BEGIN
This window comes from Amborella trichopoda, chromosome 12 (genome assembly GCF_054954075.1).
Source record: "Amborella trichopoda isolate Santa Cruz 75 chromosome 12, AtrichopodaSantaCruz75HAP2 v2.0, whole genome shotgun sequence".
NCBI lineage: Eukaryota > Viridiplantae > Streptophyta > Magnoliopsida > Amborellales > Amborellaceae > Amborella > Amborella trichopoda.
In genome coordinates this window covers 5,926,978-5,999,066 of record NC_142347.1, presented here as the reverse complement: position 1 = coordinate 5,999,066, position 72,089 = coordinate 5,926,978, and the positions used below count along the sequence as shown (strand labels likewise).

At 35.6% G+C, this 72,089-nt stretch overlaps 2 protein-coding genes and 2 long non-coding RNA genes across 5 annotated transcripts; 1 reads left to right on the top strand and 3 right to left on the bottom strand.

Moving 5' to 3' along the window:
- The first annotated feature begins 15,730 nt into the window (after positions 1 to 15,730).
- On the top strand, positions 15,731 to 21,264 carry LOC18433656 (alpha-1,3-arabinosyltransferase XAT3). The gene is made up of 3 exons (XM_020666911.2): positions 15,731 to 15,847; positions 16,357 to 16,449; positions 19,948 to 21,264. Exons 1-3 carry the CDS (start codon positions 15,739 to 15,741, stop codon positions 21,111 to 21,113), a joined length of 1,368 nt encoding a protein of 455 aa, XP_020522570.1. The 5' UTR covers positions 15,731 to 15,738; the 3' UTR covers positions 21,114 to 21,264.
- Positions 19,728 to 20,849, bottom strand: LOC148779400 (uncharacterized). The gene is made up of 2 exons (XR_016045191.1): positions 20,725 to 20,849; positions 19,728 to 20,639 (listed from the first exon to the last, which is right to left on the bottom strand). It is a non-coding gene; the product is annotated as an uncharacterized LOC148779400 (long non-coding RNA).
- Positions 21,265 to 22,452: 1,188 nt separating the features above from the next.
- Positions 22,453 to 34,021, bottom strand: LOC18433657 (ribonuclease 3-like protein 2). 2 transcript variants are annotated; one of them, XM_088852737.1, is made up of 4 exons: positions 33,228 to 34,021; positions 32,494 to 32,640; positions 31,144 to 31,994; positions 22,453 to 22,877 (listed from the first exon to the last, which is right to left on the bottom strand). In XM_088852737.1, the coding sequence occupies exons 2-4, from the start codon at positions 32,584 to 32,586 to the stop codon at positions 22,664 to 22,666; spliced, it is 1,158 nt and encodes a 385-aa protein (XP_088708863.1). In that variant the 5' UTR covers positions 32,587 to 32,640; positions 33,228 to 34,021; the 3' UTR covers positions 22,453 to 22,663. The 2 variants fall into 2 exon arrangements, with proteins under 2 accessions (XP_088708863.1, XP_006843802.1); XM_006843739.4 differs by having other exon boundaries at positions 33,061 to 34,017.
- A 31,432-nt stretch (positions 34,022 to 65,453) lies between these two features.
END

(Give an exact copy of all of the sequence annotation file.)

This window comes from Amborella trichopoda, chromosome 12 (genome assembly GCF_054954075.1).
Source record: "Amborella trichopoda isolate Santa Cruz 75 chromosome 12, AtrichopodaSantaCruz75HAP2 v2.0, whole genome shotgun sequence".
NCBI lineage: Eukaryota > Viridiplantae > Streptophyta > Magnoliopsida > Amborellales > Amborellaceae > Amborella > Amborella trichopoda.
In genome coordinates this window covers 5,926,978-5,999,066 of record NC_142347.1, presented here as the reverse complement: position 1 = coordinate 5,999,066, position 72,089 = coordinate 5,926,978, and the positions used below count along the sequence as shown (strand labels likewise).

At 35.6% G+C, this 72,089-nt stretch overlaps 2 protein-coding genes and 2 long non-coding RNA genes across 5 annotated transcripts; 1 reads left to right on the top strand and 3 right to left on the bottom strand.

Moving 5' to 3' along the window:
- The first annotated feature begins 15,730 nt into the window (after positions 1 to 15,730).
- On the top strand, positions 15,731 to 21,264 carry LOC18433656 (alpha-1,3-arabinosyltransferase XAT3). The gene is made up of 3 exons (XM_020666911.2): positions 15,731 to 15,847; positions 16,357 to 16,449; positions 19,948 to 21,264. Exons 1-3 carry the CDS (start codon positions 15,739 to 15,741, stop codon positions 21,111 to 21,113), a joined length of 1,368 nt encoding a protein of 455 aa, XP_020522570.1. The 5' UTR covers positions 15,731 to 15,738; the 3' UTR covers positions 21,114 to 21,264.
- Positions 19,728 to 20,849, bottom strand: LOC148779400 (uncharacterized). The gene is made up of 2 exons (XR_016045191.1): positions 20,725 to 20,849; positions 19,728 to 20,639 (listed from the first exon to the last, which is right to left on the bottom strand). It is a non-coding gene; the product is annotated as an uncharacterized LOC148779400 (long non-coding RNA).
- Positions 21,265 to 22,452: 1,188 nt separating the features above from the next.
- Positions 22,453 to 34,021, bottom strand: LOC18433657 (ribonuclease 3-like protein 2). 2 transcript variants are annotated; one of them, XM_088852737.1, is made up of 4 exons: positions 33,228 to 34,021; positions 32,494 to 32,640; positions 31,144 to 31,994; positions 22,453 to 22,877 (listed from the first exon to the last, which is right to left on the bottom strand). In XM_088852737.1, the coding sequence occupies exons 2-4, from the start codon at positions 32,584 to 32,586 to the stop codon at positions 22,664 to 22,666; spliced, it is 1,158 nt and encodes a 385-aa protein (XP_088708863.1). In that variant the 5' UTR covers positions 32,587 to 32,640; positions 33,228 to 34,021; the 3' UTR covers positions 22,453 to 22,663. The 2 variants fall into 2 exon arrangements, with proteins under 2 accessions (XP_088708863.1, XP_006843802.1); XM_006843739.4 differs by having other exon boundaries at positions 33,061 to 34,017.
- A 31,432-nt stretch (positions 34,022 to 65,453) lies between these two features.